Man who aided Philadelphia offers to assist transition; Mayoral candidates ready to look at proposal


The man who helped turn Philadelphia's $230 million deficit into a $70 million annual budget windfall has volunteered to help the next Baltimore mayor bring fiscal order to city government.

David L. Cohen, former chief of staff for Philadelphia Mayor Ed Rendell, has told Baltimore's two mayoral candidates that he is willing to serve on the next administration's transition team.

Mayoral nominee Martin O'Malley jumped at the offer, meeting with the fellow Democrat Oct. 15 to discuss the offer.

"He indicated that he's ready, willing and able to give any advice he can give," O'Malley said.

Republican mayoral nominee David F. Tufaro also welcomed Cohen's offer. "There is nothing like taking [advice] from someone who has the experience," he said.

Cohen served as chief aide to Rendell, who faced a projected $1.4 billion, four-year deficit when he was inaugurated in 1992. The Rendell administration eradicated the red ink by gaining pay and health benefit concessions from city workers, allowing private companies to bid on city services and creating a labor-management committee.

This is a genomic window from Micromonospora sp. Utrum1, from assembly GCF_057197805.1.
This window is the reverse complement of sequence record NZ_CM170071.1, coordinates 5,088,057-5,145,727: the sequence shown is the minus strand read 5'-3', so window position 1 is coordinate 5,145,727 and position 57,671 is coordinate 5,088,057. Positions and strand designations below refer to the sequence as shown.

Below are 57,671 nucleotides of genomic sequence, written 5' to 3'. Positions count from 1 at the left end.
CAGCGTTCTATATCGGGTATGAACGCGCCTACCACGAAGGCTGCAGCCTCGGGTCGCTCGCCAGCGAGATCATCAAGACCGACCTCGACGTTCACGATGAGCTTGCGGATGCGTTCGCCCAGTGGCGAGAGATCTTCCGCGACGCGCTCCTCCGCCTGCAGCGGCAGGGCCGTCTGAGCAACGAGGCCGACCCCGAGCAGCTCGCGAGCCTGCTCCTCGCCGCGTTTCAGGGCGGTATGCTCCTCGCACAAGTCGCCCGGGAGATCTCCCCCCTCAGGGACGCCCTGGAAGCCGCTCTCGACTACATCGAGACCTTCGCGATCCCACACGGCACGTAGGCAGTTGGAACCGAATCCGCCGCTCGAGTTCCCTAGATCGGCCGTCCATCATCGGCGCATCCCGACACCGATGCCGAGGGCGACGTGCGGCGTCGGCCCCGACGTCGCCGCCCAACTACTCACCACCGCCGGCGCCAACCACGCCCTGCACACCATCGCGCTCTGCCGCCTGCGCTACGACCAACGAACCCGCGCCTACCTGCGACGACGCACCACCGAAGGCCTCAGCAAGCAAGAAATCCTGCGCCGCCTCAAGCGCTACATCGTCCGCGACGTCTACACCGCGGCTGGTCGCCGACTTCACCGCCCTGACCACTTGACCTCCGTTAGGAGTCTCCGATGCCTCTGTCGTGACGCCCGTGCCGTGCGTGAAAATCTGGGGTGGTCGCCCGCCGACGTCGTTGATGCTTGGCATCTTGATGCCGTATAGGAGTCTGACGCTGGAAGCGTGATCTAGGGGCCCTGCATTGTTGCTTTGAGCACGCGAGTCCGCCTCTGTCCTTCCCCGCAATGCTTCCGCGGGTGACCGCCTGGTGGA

The administration's efforts became the subject of the 1996 book "Prayer for the City," by H. G. Bissinger. With Rendell's term expiring, Cohen left and now serves as chairman of Ballard, Spahr, Andrews and Ingersoll, a Philadelphia law firm with a 50-member office in Baltimore.

Cohen told members of the Greater Baltimore Committee business coalition last week that he could help Baltimore's incoming government apply lessons learned from his five-year stint in Philadelphia.

Baltimore faces a projected $153 million deficit over the next four years, although the city's property tax rate is double that of surrounding jurisdictions.

A critical piece of the Philadelphia solution, Cohen said, was creation of the Mayor's Private Task Force on Management and Productivity, a group of about 300 executives on loan from local businesses to City Hall to spot government waste.

"Government is not a business, but government can be made to function in a more businesslike fashion," Cohen said.

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